7. 1 point

    No interior lights

    Spent a few hours with her today. ''Installed the battery the correct way,,, 'traced the interior lights to a bad B pillar switch. Traced the no brake lights to the brake light switch, mounted to the frame rail on the drivers side, and simply pushed the wire back into the socket... drove for a few hours. Amp meter goes into the positive now, not neg. i just barely push the starter button now and she starts up. Next project, fuel line heat shield. Is installing a new rigid fuel line from the fuel filter with it bent away from the manifold a good idea? thanks for everyone's help!
  8. 1 point

    Steering knuckle seals

    Those upper outer seals shown in Don Coatneys pic as above are a tube style and the original type, they are installed using a "U" shaped steel piece that fits either side of the bush and allows the seals to side in on either side..........however I have used a pair of large "O" rings that were about 1/4" thick and a tight fit around the pin...........I installed the O rings on either side of the bush, installed it inside the upper spindle hole then gently pushed it into the space between the outer A arms then screwed the threaded pin in........it was a bit fiddly but thinking about it now you could use a few small drops of super glue to hold the O rings onto either side of the bush which may help a bit...................dunno if this helps.........lol..........last time I did these was a few years ago and I teed up a mate who did wheel alignments to give it a proper one at his workshop and adjusted it myself by eyeball and measuring, then drove very slowly and carefully there..........lol............Andy Douglas
  9. 1 point
    Niel Hoback

    Time for an overhaul...

    Satin would be good. Not glossy, same as the generator and starter. Breather pipes, too.
  10. 1 point
    I would contact Nostalgia Sid's in Guthrie, OK. (405) 416-3080. I dropped off my axle with spindles still attached, and a new king pin set and $480 later it is painted and ready to pickup. The $480 included a 3" drop in the axle and the king pin setup reamed and installed. It is easier to save money somewhere else, I think.
  11. 1 point
    40's to 50's Plymouths and most others from that era will probably be almost free by then. Most of the rest of us will either be in a"Better Place" or worse yet a rest home. Except for me of course, I plan to do the same as I did at age 5, sit in the car and go "Vroom Vroom".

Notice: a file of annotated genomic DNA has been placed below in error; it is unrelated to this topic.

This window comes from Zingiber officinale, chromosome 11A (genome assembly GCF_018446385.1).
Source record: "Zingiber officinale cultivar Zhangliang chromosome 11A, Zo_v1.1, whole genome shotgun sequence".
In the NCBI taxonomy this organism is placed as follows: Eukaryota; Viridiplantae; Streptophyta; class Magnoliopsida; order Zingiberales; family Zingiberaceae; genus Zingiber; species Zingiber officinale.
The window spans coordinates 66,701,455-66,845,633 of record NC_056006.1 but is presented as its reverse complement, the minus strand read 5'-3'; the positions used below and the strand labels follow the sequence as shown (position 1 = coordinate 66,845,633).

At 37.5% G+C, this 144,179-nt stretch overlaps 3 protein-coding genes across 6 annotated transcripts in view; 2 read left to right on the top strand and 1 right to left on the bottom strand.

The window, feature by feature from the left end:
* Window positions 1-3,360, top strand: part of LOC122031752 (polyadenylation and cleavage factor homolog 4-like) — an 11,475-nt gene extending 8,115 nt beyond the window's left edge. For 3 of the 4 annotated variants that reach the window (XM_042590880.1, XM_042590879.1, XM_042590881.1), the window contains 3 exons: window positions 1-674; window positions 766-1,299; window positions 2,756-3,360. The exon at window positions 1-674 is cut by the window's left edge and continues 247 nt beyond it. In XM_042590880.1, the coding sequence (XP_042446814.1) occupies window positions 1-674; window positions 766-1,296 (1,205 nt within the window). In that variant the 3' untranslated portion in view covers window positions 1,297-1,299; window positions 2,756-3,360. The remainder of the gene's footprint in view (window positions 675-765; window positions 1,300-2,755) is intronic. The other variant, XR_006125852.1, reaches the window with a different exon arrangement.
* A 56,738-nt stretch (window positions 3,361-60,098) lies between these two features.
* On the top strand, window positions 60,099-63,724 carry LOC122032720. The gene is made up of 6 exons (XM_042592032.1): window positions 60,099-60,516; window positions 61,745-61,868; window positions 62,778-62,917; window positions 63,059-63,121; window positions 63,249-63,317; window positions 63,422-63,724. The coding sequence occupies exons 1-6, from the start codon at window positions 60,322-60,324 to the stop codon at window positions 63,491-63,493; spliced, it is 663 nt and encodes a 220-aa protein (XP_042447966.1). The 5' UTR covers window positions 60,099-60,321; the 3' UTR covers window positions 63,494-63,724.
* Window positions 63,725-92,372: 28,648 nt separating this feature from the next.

12. 1 point
    Plymouthy Adams

    1949 Dodge Bumper Jack

    can you imagine a bumper jack along side a busy interstate with high speed semis passing by....the very height one has to reach to remove a rear tire makes the peg leg approach very unsafe in my book....I recommend using the stock bumper jack as a static display while hiding a nice safe trolley jack in a vintage suitcase along with a couple nice wheel chocks. These jacks are very low cost and highly effective with their stable base and the support pocket provided...
  13. 1 point
    All right , all of you who were born in the first half of the last century : We may look at the world through the eyes (corrected vision) of a teenager but the world is not looking back at us with anything near the same enthusiasm. It was our duty as teenagers to find the weaknesses of our parent's generation of cars and we did our best. We know now that old age and treachery will overcome youth and skill and.... by golly..... weren't we lucky to have left home while we still knew everything?
  14. 1 point
    M first car was a P15 that was originally purchased new by my grandfather. Sadly, that car is gone (I tried to find it, to no avail), but I found a sister to it back in 2006. After approximately 4 1/2 years, it was roadworthy. Yes, it has been modified quite a bit, but at first glance, it looks stock. Upgrades include a 350 Chevy engine, TH350 transmission, power rack & pinion steering, air conditioning, Road Runner rear end, new interior, and custom rewiring. It's fun to drive, dependable, and still brings back a lot of memories of that first P15. Oh...and I'm 68 years old.
  15. 1 point

    No interior lights

    Not yet. Busy work week. I noticed that the positive from the battery is going to the starte solinoid and negative to under the engine block. 'I think I need to switch the battery around has having the battery in backwards been hurting the system?
  16. 1 point